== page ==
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Room-Temperature Coherent Optical Phonon in 2D Electronic Spectra of CH3NH3PbI3Perovskite as a Possible Cooling Bottleneck

  • Author(s): Monahan, DM
  • Guo, L
  • Lin, J
  • Dou, L
  • Yang, P
  • Fleming, GR
  • et al.

Published Web Location

http://pubs.acs.org/doi/abs/10.1021/acs.jpclett.7b01357
No data is associated with this publication.
Abstract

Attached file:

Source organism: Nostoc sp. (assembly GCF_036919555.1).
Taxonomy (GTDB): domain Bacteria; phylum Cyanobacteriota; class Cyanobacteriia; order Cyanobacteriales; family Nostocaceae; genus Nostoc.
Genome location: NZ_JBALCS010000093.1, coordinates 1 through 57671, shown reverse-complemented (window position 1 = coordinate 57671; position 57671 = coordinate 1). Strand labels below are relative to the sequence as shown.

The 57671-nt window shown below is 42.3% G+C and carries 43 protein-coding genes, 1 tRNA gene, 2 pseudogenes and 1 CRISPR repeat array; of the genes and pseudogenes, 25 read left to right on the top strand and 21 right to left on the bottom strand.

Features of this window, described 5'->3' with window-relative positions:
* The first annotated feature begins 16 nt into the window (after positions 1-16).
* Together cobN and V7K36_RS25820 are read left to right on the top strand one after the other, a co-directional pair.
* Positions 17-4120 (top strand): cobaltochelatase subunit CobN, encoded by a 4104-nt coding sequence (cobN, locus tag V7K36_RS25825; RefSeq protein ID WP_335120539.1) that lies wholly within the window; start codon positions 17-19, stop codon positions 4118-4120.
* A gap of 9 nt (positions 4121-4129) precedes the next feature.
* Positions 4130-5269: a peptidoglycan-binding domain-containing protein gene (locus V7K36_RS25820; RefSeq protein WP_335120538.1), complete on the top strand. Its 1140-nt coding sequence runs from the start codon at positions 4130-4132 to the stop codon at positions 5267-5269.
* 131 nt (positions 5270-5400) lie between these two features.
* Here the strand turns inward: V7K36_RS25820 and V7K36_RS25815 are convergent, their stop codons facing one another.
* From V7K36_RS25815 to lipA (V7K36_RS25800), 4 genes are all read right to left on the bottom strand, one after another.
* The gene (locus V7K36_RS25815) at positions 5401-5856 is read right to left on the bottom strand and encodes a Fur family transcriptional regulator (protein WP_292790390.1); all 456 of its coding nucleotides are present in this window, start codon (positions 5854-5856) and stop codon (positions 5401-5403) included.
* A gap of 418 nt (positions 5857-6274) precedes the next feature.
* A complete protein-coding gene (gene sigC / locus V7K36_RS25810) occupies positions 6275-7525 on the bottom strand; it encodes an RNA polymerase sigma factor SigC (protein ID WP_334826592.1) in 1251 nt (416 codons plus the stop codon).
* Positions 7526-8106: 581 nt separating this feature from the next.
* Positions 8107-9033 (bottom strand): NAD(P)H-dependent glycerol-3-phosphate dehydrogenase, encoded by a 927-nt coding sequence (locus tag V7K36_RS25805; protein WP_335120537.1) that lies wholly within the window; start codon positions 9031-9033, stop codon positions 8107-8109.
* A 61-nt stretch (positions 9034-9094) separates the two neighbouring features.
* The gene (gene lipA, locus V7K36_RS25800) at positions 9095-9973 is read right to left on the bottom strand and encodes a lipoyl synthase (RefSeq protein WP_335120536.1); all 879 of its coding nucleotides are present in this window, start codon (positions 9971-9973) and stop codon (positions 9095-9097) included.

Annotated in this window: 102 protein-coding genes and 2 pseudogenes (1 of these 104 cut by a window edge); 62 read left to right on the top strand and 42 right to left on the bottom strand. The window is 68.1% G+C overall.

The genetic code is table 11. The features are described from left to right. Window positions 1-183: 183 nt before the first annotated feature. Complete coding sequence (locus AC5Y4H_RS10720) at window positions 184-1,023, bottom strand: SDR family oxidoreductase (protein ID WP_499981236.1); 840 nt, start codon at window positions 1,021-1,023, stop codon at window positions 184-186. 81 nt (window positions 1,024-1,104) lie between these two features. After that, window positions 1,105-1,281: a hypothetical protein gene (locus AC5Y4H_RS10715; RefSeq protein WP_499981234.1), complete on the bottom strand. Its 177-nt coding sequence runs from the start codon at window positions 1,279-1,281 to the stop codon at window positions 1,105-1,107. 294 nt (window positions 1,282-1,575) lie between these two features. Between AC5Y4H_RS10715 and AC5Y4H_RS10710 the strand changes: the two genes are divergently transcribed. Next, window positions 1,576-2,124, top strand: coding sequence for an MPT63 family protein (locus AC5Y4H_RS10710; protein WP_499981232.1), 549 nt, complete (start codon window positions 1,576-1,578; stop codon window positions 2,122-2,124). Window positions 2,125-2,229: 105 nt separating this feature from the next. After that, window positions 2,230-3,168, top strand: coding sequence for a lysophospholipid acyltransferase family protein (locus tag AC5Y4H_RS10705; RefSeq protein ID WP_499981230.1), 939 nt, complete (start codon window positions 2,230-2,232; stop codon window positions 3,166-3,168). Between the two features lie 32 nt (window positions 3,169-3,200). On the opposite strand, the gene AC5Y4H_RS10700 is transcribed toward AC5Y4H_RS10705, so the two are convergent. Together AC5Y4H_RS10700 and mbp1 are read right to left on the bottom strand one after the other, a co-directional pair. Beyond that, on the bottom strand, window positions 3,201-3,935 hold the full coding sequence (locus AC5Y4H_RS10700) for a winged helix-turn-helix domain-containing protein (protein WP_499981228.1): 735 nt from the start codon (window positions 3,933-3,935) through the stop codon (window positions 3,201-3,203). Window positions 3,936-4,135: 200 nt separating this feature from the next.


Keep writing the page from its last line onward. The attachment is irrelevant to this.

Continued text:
© 2017 American Chemical Society. A hot phonon bottleneck may be responsible for slow hot carrier cooling in methylammonium lead iodide hybrid perovskite, creating the potential for more efficient hot carrier photovoltaics. In room-temperature 2D electronic spectra near the band edge, we observe amplitude oscillations due to a remarkably long lived 0.9 THz coherent phonon population at room temperature. This phonon (or set of phonons) is assigned to angular distortions of the Pb-I lattice, not coupled to cation rotations. The strong coupling between the electronic transition and the 0.9 THz mode(s), together with relative isolation from other phonon modes, makes it likely to cause a phonon bottleneck. The pump frequency resolution of the 2D spectra also enables independent observation of photoinduced absorptions and bleaches independently and confirms that features due to band gap renormalization are longer-lived than in transient absorption spectra.

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